by Dennis Riches / nf2045.blogspost.com / July 30, 2013
“If I had been downright honest with myself, I would have seen very plainly in my heart that I did but half fancy being committed this way to so long a voyage, without once laying my eyes on the man who was to be the absolute dictator of it, so soon as the ship sailed out upon the open sea. But when a man suspects any wrong, it sometimes happens that if he be already involved in the matter, he insensibly strives to cover up his suspicions even from himself. And much this way it was with me. I said nothing, and tried to think nothing.”
At the recent International Atomic Energy Agency (IAEA) Ministerial Conference in St. Petersburg (June 2013), director general Yukiya Amano repeated the familiar platitudes about Fukushima that deflect and deny the heavy responsibility of the IAEA and the Japanese nuclear establishment for having failed to prevent the catastrophe – one that every anti-nuclear group in Japan had been warning about for years. In a report on the conference published by The Hindu, Mr. Amano refers to Fukushima as not a disaster, accident or catastrophe, but as a “tragedy,” a word that suggests it was caused by cruel gods rather than human failings. He went on to repeat the familiar trope about “lessons learned” and the effective steps taken to make nuclear power plants safer.
Such statements from the head of the global nuclear establishment are emblematic of what is argued below: in trying to sustain itself against mounting evidence that points to its unacceptable dangers and costs, the nuclear industry has resorted to deceit and self-deception. Psychological experiments have revealed that deceit is soon followed by self-deceit, all the better to make the deception more likely to succeed. This strategy may be an evolved mechanism of the brain, and it may succeed in the short term, in terms of the reproductive success of an organism, but it can come at a high cost to individuals and groups over the long term. The vicious circle of deceit and self-deceit reaches a point at which the inconsistencies become absurd to outsider observers.
It is notable that Mr. Amano made comments that mostly reflect the responsibility of the IAEA to promote nuclear power, but not the responsibility to guarantee safety. Many regulatory bodies have been captured by the industries they are supposed to oversee, but the IAEA doesn’t even have to pretend that it operates at arm’s length from industry. It is the founding mission of the IAEA to promote nuclear power, in addition to advancing safety. It is as if the U.S. Environmental Protection Agency could be proud of promoting British Petroleum and Union Carbide, or as if the Federal Aviation Administration spent much of its budget on convincing the public to use airplanes instead of trains and cars.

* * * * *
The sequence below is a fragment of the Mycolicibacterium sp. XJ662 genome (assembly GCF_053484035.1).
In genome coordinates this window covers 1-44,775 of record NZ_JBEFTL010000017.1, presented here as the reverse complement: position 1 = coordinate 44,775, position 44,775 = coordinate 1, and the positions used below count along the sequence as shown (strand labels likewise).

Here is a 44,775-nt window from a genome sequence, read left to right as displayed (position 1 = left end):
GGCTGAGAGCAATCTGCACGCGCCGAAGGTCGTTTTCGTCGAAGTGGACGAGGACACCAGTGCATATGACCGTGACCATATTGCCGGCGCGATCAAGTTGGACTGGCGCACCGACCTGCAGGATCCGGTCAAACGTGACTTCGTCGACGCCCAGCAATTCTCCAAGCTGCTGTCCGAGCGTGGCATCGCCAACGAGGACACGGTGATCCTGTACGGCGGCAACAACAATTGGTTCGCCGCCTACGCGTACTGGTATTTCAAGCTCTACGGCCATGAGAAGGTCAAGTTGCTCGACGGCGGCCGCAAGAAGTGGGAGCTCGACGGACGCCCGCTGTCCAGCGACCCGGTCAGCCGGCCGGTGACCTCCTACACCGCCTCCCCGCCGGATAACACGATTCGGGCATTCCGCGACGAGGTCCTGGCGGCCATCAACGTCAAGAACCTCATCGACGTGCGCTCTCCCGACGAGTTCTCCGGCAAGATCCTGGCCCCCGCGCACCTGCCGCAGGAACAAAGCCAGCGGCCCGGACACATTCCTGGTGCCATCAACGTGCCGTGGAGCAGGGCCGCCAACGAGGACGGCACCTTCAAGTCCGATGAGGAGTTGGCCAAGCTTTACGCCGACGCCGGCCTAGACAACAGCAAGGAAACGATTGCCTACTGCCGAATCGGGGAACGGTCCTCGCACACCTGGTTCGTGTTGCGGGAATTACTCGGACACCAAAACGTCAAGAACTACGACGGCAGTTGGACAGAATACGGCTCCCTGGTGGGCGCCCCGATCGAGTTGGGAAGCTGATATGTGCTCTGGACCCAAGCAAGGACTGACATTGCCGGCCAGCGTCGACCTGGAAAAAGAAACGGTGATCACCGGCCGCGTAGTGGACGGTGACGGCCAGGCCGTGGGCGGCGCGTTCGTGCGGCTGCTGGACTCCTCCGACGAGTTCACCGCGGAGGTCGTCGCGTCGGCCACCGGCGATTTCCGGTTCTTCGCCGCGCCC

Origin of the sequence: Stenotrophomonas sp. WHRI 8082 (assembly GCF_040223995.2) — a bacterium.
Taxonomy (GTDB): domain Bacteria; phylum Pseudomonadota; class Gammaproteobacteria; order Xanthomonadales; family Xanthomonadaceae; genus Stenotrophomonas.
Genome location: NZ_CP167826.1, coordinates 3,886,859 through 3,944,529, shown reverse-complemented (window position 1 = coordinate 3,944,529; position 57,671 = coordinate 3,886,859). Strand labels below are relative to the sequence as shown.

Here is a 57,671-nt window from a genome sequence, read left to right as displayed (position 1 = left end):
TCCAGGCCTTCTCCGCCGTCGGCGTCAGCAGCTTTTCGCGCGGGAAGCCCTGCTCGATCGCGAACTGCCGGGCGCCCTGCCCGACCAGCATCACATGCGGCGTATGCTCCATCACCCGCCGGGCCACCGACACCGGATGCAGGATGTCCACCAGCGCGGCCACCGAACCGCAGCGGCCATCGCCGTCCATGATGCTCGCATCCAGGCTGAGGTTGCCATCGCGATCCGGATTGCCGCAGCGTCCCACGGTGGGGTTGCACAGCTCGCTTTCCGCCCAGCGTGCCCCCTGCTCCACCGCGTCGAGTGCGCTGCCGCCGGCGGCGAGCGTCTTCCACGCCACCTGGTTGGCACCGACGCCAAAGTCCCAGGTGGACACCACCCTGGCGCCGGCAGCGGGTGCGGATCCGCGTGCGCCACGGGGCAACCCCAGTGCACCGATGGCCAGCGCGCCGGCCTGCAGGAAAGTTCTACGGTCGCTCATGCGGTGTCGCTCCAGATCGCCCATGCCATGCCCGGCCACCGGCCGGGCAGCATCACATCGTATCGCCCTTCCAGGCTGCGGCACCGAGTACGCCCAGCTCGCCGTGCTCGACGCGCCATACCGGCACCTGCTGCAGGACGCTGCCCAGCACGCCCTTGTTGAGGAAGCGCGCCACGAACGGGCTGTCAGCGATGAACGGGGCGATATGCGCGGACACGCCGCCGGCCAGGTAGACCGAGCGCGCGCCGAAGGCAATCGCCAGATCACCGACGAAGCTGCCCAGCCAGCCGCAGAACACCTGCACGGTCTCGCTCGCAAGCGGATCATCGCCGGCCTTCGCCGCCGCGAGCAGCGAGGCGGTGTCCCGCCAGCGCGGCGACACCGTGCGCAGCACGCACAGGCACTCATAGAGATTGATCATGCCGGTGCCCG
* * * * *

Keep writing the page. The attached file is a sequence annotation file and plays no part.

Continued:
At the conference in St. Petersburg, Mr. Amano touted the fact that, unlike in the aftermath of the Chernobyl accident when nuclear expansion stopped, many countries are building their first nuclear power plants, in spite of the Fukushima “tragedy.” He even suggested “growth could be much higher,” and he claimed “nuclear power actually has a very good safety record” and is a “tried and tested technology.” Mr. Amano added that it has advantages over fossil fuels and renewable sources of power. There are uranium resources that can last for thousands of years in fast neutron reactors, he says, and nuclear provides a steady supply of electricity at stable prices with low greenhouse gas emissions. After finishing this advertisement, he got around to saying something about safety, admitting that it was the “number one challenge” for the nuclear industry.
This simple, easily digested message intended for mass consumption (not for the audience in the room) actually reveals much about the psychology of nuclear promotion. We could ask what scenario, if any, would prompt the IAEA to give up promotion of nuclear energy and lead the world toward alternatives. Before 2011, we might have thought that the answer was a triple meltdown and the barely averted evacuation of Tokyo. The 50-year, trillion-dollar cleanup (estimates vary wildly, but they have been in the hundreds of billions so far) should have been the final nail in the coffin. It was the nightmare scenario that we were promised could never happen.
What about something worse, but still of a higher probability than we would like to admit, such as the destruction of a spent fuel pool near a large metropolis? That event would require the evacuation of millions of people, if the authorities were brave enough to admit the necessity. Based on what happened during the Fukushima catastrophe, we can conclude that it’s more likely the authorities would decide that the future cancer cases were preferable to the economic damage and the deaths caused by a panicked evacuation. The truth of the situation would be revealed in stages in the hope that the depopulation of the city could be done over several months. Nonetheless, you can bet that the director general of the IAEA, and every other representative of the nuclear industry, would be feeding the media with statements about how lessons have been learned and nuclear is still a feasible alternative to fossil fuels. The cup is always half full, regardless of what happens.